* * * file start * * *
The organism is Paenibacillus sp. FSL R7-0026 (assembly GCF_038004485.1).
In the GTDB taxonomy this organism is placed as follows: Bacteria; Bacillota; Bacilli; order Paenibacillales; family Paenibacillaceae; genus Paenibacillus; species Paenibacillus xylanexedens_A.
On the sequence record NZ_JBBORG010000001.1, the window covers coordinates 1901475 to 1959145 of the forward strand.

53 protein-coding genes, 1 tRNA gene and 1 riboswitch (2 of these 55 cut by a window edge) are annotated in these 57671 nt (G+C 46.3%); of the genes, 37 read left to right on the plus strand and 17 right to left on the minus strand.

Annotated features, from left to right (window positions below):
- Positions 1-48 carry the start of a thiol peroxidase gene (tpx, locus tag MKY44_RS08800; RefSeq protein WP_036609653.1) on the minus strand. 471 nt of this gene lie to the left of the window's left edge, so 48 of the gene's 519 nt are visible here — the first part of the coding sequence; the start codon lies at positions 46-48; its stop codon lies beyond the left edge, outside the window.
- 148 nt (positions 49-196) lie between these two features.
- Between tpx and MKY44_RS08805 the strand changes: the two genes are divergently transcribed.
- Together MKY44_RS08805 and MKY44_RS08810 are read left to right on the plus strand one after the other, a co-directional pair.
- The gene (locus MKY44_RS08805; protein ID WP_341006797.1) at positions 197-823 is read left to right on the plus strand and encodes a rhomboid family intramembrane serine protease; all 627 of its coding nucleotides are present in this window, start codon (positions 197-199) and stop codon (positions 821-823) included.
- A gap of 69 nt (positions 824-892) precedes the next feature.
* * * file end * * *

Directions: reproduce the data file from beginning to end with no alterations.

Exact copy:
The organism is Paenibacillus sp. FSL R7-0026 (assembly GCF_038004485.1).
In the GTDB taxonomy this organism is placed as follows: Bacteria; Bacillota; Bacilli; order Paenibacillales; family Paenibacillaceae; genus Paenibacillus; species Paenibacillus xylanexedens_A.
On the sequence record NZ_JBBORG010000001.1, the window covers coordinates 1901475 to 1959145 of the forward strand.

53 protein-coding genes, 1 tRNA gene and 1 riboswitch (2 of these 55 cut by a window edge) are annotated in these 57671 nt (G+C 46.3%); of the genes, 37 read left to right on the plus strand and 17 right to left on the minus strand.

Annotated features, from left to right (window positions below):
- Positions 1-48 carry the start of a thiol peroxidase gene (tpx, locus tag MKY44_RS08800; RefSeq protein WP_036609653.1) on the minus strand. 471 nt of this gene lie to the left of the window's left edge, so 48 of the gene's 519 nt are visible here — the first part of the coding sequence; the start codon lies at positions 46-48; its stop codon lies beyond the left edge, outside the window.
- 148 nt (positions 49-196) lie between these two features.
- Between tpx and MKY44_RS08805 the strand changes: the two genes are divergently transcribed.
- Together MKY44_RS08805 and MKY44_RS08810 are read left to right on the plus strand one after the other, a co-directional pair.
- The gene (locus MKY44_RS08805; protein ID WP_341006797.1) at positions 197-823 is read left to right on the plus strand and encodes a rhomboid family intramembrane serine protease; all 627 of its coding nucleotides are present in this window, start codon (positions 197-199) and stop codon (positions 821-823) included.
- A gap of 69 nt (positions 824-892) precedes the next feature.